Heather R. Breaux Blog
Looking back on my high school years
And although I havenít lived all of my life yet, I must agree that so far my days as a high school student are the ones to beat.
I graduated from Hahnville High School in the spring of 1999 and the four years that led up to that defining moment still enter my mind today.
I began my high school career as a shy 13-year-old girl who sizzled through the summer months before my first days as a freshman at band camp.
I played the clarinet, but learning to be part of a marching band was a whole new concept to me.
I was always nervous that I wouldnít be able to play an instrument and remember the foot movements of the march at the same time.
At the end of the summer, all band members were initiated like a sorority or fraternity do to their pledges.
I can only picture myself trying to find my momís car in the schoolís blacktop parking lot covered from head to toe in thick, gooey honey that had been poured on my head.
But Iíll never forget the look on my momís face when she caught that first glimpse of me and realized that her honey-covered daughter had to ride home in HER car.
I was 13 when I first entered the doors of Hahnville - my birthday falls in November, so I was always one of the youngest in my class - and puberty and beginning high school were a bitter combination.
As I write this, I canít conjure up any memories that would set the stage for the ninth grade year.
I either have a terrible memory or my first year of high school was just THAT bad.
My sophomore year is where I find some of my more interesting high school moments.
Most of my friends began taking their driverís test and got their driverís licenses.
It was our first taste of freedom and we loved it - the ability to go to the mall or to see a movie without a parental chauffeur was as good as it got as a 15-year-old teenager.And like most high school students, I conformed to a certain group of friends and we when we were together, we acted like a larger and more feminine version of the Three Stooges.
Amanda was the quiet one. Tobie was the truly smart one, Katrina was the down to earth one, Megan was silly and Laurie was the ďnewĒ one. And for me, well I was the funny one - or at least that is what they told me and I trust their judgement.
I have so many fond memories of my girls ... the sleepovers and the countless mailboxes we smeared with strawberry preserves. Incriminating? Yes. Fun? Of course.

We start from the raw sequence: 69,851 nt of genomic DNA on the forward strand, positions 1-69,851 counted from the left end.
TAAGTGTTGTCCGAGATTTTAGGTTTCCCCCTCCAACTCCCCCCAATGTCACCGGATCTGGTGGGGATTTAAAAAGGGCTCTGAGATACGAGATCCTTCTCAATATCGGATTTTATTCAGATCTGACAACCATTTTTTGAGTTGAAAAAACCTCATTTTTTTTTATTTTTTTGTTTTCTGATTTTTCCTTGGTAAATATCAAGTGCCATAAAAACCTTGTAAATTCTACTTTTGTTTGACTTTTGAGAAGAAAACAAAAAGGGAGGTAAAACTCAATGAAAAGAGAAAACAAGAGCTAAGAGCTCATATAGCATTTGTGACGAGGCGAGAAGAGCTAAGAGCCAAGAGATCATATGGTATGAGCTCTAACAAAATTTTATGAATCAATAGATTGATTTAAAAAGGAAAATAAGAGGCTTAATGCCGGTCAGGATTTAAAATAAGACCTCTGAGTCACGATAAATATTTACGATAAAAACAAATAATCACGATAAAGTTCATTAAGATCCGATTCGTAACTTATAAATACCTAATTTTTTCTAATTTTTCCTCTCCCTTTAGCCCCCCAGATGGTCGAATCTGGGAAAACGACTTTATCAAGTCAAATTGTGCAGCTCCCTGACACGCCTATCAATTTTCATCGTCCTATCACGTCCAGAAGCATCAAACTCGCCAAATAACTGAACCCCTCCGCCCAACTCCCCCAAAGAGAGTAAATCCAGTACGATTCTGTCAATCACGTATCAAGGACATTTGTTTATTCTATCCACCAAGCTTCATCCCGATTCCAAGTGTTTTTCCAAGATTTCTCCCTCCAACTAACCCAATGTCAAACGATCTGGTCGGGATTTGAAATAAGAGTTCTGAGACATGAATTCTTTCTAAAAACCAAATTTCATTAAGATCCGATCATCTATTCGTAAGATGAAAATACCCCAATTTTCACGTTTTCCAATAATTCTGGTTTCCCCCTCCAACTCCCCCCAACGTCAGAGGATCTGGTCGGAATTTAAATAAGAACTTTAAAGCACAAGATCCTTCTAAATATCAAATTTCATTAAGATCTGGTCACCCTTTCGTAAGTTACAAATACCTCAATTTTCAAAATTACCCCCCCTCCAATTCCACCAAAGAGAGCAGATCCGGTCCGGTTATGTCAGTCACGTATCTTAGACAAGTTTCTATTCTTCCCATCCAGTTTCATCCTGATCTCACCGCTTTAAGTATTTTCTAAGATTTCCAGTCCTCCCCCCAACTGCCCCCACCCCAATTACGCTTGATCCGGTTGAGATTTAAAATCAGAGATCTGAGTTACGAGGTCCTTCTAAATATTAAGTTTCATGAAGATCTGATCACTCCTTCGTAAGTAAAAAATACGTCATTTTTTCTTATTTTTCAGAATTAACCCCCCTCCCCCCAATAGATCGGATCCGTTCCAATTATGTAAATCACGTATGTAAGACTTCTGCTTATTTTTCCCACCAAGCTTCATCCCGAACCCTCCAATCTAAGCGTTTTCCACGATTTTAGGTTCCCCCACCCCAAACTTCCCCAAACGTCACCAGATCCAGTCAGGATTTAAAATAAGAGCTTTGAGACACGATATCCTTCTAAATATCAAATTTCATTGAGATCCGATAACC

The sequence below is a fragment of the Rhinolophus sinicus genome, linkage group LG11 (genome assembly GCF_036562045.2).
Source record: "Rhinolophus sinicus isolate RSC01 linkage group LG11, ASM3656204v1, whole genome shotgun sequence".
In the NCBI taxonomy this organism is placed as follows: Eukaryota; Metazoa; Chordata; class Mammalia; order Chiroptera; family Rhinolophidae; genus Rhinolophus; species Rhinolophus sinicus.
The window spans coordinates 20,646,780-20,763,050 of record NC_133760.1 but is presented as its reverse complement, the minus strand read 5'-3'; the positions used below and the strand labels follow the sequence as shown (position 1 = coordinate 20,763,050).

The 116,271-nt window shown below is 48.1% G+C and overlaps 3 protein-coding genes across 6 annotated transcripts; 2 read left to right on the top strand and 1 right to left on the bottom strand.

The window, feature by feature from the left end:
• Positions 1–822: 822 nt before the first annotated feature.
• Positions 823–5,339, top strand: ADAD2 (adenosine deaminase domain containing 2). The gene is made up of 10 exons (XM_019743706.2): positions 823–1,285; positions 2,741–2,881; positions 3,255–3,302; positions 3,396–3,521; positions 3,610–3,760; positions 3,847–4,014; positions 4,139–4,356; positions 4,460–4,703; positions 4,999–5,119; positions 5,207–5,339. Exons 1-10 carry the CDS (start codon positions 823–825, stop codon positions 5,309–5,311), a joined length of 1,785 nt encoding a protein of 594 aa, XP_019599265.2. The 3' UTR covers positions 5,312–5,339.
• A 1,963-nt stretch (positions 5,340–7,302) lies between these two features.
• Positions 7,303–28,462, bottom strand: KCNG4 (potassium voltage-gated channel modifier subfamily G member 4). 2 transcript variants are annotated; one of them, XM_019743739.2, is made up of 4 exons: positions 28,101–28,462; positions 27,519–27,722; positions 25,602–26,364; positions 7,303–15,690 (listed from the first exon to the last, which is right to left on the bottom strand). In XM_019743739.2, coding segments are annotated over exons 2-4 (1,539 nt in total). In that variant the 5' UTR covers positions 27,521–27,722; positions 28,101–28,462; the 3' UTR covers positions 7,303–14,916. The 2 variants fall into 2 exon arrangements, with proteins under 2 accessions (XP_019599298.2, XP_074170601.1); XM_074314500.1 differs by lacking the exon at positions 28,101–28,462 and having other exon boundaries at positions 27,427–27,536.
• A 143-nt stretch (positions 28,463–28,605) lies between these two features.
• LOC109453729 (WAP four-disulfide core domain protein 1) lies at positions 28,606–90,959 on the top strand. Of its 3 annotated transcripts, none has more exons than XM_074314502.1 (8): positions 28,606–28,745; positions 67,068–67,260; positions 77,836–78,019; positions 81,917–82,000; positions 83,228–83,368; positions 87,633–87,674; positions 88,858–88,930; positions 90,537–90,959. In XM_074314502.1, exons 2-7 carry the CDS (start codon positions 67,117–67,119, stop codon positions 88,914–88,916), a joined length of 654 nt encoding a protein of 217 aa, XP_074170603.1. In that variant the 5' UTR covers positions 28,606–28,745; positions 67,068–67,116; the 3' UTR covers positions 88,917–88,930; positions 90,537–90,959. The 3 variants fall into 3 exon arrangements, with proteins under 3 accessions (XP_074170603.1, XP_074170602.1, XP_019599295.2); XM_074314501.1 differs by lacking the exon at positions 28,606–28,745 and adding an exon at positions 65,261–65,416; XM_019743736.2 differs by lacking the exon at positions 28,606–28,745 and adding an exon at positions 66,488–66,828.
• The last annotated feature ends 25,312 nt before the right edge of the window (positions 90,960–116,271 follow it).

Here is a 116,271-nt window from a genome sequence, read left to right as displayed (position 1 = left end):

My junior year is where things began to mellow out.
Most of my friends were scattered throughout the school, taking different courses and we were becoming frustrated.
Knocking on the door of almost 13 years of consecutive education was almost the breaking point.
Fast forward a year. I am wearing my gold class ring with an amethyst stone and Iíve hammed it up for senior pictures and on one of the last days of high school I am filling out a ďMy Favorite ThingsĒ survey.
Hmmm ... letís see ... favorite sport? Writing. Favorite cafeteria food? Hahnville has a cafeteria? Favorite subject? English. Favorite teacher? My American history teacher, Brenda Charles.
Mrs. Charles made us laugh, could roll her eyes at us better than we could at her and called everyone by their last name at all times - a practice that I profusely protested.
Being called Breaux all the time made me feel like one of the guys.
I finally convinced her to use my first name.
And she did, but always exaggerated the ďerĒ at the end.
Those last days as a senior at Hahnville flew by and before I knew it ... I was flipping my tassel and throwing my cap in the air and all of my family was there it see it.
Graduation was my first true moment of self-assurance. I felt that if I could make it to high school graduation, then I could do anything.
And at the very moment when my name was called and I crossed the stage, I knew that I wanted to impact the world.
To the class of 1999, see you at our ten-year high school reunion and to the class of 2007, good luck and aim high, for the world is at your fingertips.
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